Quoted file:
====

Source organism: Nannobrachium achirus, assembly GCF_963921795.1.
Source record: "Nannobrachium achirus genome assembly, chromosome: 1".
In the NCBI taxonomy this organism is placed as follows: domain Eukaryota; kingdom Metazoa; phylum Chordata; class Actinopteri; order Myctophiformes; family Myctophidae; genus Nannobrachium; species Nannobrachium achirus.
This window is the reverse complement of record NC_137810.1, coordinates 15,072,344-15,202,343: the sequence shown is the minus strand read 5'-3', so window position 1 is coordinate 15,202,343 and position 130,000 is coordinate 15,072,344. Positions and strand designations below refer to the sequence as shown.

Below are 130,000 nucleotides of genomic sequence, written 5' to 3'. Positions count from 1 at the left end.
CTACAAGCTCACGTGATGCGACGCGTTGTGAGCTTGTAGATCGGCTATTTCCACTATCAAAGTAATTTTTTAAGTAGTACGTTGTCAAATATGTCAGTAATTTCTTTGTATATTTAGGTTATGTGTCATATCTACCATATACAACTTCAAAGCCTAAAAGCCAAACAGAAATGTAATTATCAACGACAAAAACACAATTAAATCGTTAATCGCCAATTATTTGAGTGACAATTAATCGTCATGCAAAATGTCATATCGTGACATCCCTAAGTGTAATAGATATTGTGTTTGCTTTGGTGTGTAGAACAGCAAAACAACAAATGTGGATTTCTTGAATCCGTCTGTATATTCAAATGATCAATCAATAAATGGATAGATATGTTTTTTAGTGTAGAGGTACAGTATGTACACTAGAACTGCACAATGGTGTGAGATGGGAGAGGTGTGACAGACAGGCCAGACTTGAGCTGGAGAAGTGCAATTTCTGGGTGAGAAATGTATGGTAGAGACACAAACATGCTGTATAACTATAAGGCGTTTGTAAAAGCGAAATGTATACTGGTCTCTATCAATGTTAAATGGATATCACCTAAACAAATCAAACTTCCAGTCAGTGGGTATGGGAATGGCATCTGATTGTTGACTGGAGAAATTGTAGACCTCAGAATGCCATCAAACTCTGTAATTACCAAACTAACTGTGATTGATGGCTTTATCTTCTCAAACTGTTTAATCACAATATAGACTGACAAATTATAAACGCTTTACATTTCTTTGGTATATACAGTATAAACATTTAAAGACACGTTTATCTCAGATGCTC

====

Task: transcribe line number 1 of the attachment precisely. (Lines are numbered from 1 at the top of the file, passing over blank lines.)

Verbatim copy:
Source organism: Nannobrachium achirus, assembly GCF_963921795.1.